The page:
Moreover, as the Army Corps thoroughly explained, as the construction continues and the basin between the bulkhead and the landward toe of the dunes is extended, ponding will be reduced as the water is able to spread across a larger area and percolate into the sand. Mr. Schwaiger explained this common sense concept using a helpful cup and Tupperware analogy. A given volume of water in a cup will be deeper than in a shallow but wider Tupperware container. Evidence of this phenomenon in action is already apparent. The Army Corps offered photographs of the basin between Huntington and Iroquois Streets in Margate on August 8, 2017 at 6:39 a.m. and August 9, 2017 at 6:48 a.m. [Army Corps Ex. 1]. On August 8, 2017, some minimal ponding is visible shortly after the rain stopped. The next day, however, all the standing water had dissipated into the sand. Mr. Watson testified that the standing water percolated into the sand during the twenty-four hour period, as predicted by the Army Corps' post-construction models, without any other mitigation measures having been implemented in this location to encourage percolation.

Mr. Schwaiger further explained that the most effective efforts to mitigate the interim ponding will involve continued construction to expand the basin and facilitate percolation of the water into the sand. In Mr. Schwaiger's opinion, the Army Corps can "mitigate [the ponding conditions] by continuing to build, and we could give that water some area to move." He "is concerned that," with the temporary restraints in place, "we have created just one localized area by stopping [construction] for storing [water], so I think that it can be mitigated." Continued construction, along with other mitigation measures like pumping water out, is critical to avoid exacerbated and continued ponding conditions.

The parties argue over whether it is more irresponsible to delay completion of the dunes until after hurricane season or to persist with construction while expansive ponds cover much of the beach. The result of these diametrically opposed arguments has resulted in a standstill. The Court is certain, however, that inaction is not an option. At this juncture, the parties appear to recognize that the dunes are "a foregone conclusion," to use Margate's counsel's words. The question then becomes how to ensure that the dunes are constructed in such a way that protects public health and safety not only post-construction, but during construction as well.

The testimony before this Court made clear that, while there is no perfect solution to accommodate the interests of all parties, there are ample measures that both sides agree have been taken or can be taken to mitigate the public safety and health hazards created during the construction of the dunes. The Army Corps is actively engaged in ongoing data collection and studies regarding the ground water table and other variables to ascertain the root causes of the ponding and effective solutions. As Mr. Schwaiger testified, however, to effectively study the causes of the ponding, the Army Corps must be permitted to continue construction on the beach. Until the temporary restraints are lifted and construction can resume, the Army Corps "won't be able to answer any of [the public's] questions." Thus, this investigation is critical and must continue. The results of these investigations must be shared and may require ongoing modification of this Court's Order.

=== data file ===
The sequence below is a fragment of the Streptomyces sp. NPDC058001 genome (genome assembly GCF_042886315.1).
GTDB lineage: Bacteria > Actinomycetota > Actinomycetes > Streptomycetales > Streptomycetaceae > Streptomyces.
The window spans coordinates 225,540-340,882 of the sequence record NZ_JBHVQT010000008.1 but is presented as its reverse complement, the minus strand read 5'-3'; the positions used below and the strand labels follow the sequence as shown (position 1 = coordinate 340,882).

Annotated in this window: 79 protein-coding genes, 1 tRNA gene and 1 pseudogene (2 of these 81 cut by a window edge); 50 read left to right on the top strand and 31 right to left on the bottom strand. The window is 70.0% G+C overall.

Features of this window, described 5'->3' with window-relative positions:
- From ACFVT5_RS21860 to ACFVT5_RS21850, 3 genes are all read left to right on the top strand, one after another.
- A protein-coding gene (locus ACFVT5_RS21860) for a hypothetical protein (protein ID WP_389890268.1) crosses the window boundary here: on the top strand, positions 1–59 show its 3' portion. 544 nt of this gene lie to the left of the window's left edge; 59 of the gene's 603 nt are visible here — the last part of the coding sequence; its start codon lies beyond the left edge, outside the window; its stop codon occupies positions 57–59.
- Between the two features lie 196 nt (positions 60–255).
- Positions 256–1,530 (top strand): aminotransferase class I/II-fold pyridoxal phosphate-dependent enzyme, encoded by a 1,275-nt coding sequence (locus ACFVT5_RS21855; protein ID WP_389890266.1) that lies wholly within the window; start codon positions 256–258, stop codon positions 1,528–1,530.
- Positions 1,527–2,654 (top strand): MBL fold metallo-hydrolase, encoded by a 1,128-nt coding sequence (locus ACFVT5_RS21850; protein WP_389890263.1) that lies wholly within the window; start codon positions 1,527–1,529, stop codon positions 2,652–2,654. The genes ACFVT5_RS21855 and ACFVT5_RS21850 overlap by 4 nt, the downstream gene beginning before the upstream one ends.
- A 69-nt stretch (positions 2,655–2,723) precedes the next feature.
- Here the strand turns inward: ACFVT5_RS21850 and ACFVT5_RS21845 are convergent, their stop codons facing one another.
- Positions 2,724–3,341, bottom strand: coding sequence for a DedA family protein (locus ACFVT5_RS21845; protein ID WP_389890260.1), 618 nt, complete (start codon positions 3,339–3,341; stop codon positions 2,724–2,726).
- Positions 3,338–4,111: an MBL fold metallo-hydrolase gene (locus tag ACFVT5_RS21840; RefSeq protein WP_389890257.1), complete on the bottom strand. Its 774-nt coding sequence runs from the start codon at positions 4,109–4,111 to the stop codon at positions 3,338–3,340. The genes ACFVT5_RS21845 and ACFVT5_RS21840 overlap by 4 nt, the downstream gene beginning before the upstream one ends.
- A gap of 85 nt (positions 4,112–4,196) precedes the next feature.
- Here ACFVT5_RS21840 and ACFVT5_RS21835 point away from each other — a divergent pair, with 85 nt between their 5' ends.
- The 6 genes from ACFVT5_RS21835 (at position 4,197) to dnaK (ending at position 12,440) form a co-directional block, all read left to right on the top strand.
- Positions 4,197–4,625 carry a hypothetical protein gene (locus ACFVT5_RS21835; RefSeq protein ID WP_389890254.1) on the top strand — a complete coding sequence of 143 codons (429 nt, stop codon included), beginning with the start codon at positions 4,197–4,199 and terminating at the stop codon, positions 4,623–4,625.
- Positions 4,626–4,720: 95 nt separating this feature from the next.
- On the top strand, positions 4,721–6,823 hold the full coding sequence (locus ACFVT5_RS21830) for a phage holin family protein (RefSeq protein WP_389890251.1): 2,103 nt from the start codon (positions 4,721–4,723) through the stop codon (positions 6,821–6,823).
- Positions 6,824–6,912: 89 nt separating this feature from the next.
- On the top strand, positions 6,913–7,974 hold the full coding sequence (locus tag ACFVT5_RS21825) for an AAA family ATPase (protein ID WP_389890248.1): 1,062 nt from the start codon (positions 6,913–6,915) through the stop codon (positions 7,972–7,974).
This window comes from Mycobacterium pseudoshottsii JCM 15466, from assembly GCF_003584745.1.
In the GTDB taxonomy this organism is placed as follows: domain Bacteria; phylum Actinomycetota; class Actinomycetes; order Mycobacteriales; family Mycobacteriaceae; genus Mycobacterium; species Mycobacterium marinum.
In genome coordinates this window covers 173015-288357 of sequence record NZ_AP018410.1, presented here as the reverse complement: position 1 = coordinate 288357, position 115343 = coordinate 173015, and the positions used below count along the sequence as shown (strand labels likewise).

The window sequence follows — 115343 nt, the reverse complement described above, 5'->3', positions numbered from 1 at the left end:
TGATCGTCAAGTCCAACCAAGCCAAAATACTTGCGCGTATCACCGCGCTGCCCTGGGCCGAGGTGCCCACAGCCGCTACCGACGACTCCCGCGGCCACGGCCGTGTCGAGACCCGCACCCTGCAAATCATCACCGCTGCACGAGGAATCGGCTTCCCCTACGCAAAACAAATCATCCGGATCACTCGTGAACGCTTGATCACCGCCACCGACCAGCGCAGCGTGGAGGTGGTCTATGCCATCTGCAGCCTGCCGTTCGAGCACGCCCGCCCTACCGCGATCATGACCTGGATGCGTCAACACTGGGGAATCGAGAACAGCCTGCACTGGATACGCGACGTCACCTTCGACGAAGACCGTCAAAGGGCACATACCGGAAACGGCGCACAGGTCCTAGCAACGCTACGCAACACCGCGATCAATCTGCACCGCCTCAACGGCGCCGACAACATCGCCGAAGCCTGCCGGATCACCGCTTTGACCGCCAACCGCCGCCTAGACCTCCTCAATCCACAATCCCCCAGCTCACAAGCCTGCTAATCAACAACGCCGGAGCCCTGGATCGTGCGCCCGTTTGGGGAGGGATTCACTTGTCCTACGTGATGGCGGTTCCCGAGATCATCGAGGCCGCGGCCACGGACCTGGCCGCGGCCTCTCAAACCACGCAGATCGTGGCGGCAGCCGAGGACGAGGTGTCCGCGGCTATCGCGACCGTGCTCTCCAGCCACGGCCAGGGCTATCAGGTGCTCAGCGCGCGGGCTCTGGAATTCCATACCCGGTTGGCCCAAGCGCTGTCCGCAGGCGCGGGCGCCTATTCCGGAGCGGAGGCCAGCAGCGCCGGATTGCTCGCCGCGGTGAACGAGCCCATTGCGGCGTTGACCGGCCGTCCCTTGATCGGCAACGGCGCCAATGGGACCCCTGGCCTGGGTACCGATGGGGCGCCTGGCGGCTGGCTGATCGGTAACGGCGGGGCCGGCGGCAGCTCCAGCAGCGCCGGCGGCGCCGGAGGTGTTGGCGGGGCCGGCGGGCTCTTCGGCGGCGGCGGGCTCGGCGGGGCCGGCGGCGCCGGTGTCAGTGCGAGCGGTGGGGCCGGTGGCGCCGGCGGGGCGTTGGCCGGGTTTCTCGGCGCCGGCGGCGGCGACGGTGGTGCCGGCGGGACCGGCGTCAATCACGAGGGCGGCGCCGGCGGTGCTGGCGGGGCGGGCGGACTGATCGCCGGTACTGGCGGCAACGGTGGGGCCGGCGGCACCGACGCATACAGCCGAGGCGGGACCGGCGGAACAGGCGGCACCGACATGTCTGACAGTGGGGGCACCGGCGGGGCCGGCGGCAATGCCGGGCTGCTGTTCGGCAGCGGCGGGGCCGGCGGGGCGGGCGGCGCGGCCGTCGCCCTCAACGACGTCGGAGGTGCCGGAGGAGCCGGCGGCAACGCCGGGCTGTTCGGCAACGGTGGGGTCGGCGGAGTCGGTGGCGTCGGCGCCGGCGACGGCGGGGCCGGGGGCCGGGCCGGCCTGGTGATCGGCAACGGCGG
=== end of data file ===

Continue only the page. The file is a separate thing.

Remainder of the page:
As to the parties' agreement on mitigation measures, elevated walkways across the standing water have been created and maintained. As the lifeguards testified, these walkways have already helped. And, as Gary Brown, Margate's environmental engineer agreed, these will continue to mitigate the risks associated with direct contact with the standing water and facilitate access to and enjoyment of Margate's beaches. Mr. Brown further testified that fences and signs would also help eliminate the risks of contact with the ponded water. Fences or some other physical barriers around the ponded areas would also reduce the risks to children and others who may attempt to enter or traverse the standing water. Moreover, pumping the standing water out of the basin between the bulkhead and dunes has already proved to be an effective mitigating measure. For the reasons articulated by Mr. Brown, to be most effective, such pumping should be done promptly and during the course of construction, to the extent feasible, not merely twenty-four to thirty-six hours after rainfall, so that the water does not stand in the summer heat for extended periods of time.9 Ongoing pumping efforts will also ensure that ponding of the alarming depths observed thus far does not recur. If sludge layers develop after ponding, as Mr. Brown testified, such layers can be cleaned up. Additionally, ponded water that has been sitting for twenty-four hours or more must be tested for bacteria, parasites, and other contaminants to ensure that the beaches are safe for use. This is consistent with the statements of the Atlantic County Health Department to one of Margate's witnesses that bacteria begins to grow after water has been ponded for twelve to twenty-four hours and Mr. Brown's testimony that people should not come into direct contact with storm water that has been standing for twelve to twenty-four hours.10 If necessary, certain stretches of the beach may need to be closed for limited periods of time to ensure public safety. Finally, and in addition to fencing around actively ponded areas, each construction phase of roughly 100 linear feet must be fenced off to protect the public.